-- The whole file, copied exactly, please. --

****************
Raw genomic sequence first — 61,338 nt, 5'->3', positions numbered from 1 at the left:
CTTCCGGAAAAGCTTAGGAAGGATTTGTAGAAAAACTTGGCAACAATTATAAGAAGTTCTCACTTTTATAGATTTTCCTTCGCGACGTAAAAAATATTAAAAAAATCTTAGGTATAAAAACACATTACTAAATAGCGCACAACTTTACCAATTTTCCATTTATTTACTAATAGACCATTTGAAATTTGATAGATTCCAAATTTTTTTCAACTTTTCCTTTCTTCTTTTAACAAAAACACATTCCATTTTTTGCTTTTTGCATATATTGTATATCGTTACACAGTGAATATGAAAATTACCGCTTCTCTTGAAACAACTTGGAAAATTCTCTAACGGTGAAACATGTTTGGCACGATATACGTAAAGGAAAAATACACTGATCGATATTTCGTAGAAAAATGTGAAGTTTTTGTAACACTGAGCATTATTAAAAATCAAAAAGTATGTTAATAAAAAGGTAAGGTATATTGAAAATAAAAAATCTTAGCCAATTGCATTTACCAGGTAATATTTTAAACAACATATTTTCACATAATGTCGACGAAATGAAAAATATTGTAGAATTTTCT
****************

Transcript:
Raw genomic sequence first — 61,338 nt, 5'->3', positions numbered from 1 at the left:
CTTCCGGAAAAGCTTAGGAAGGATTTGTAGAAAAACTTGGCAACAATTATAAGAAGTTCTCACTTTTATAGATTTTCCTTCGCGACGTAAAAAATATTAAAAAAATCTTAGGTATAAAAACACATTACTAAATAGCGCACAACTTTACCAATTTTCCATTTATTTACTAATAGACCATTTGAAATTTGATAGATTCCAAATTTTTTTCAACTTTTCCTTTCTTCTTTTAACAAAAACACATTCCATTTTTTGCTTTTTGCATATATTGTATATCGTTACACAGTGAATATGAAAATTACCGCTTCTCTTGAAACAACTTGGAAAATTCTCTAACGGTGAAACATGTTTGGCACGATATACGTAAAGGAAAAATACACTGATCGATATTTCGTAGAAAAATGTGAAGTTTTTGTAACACTGAGCATTATTAAAAATCAAAAAGTATGTTAATAAAAAGGTAAGGTATATTGAAAATAAAAAATCTTAGCCAATTGCATTTACCAGGTAATATTTTAAACAACATATTTTCACATAATGTCGACGAAATGAAAAATATTGTAGAATTTTCT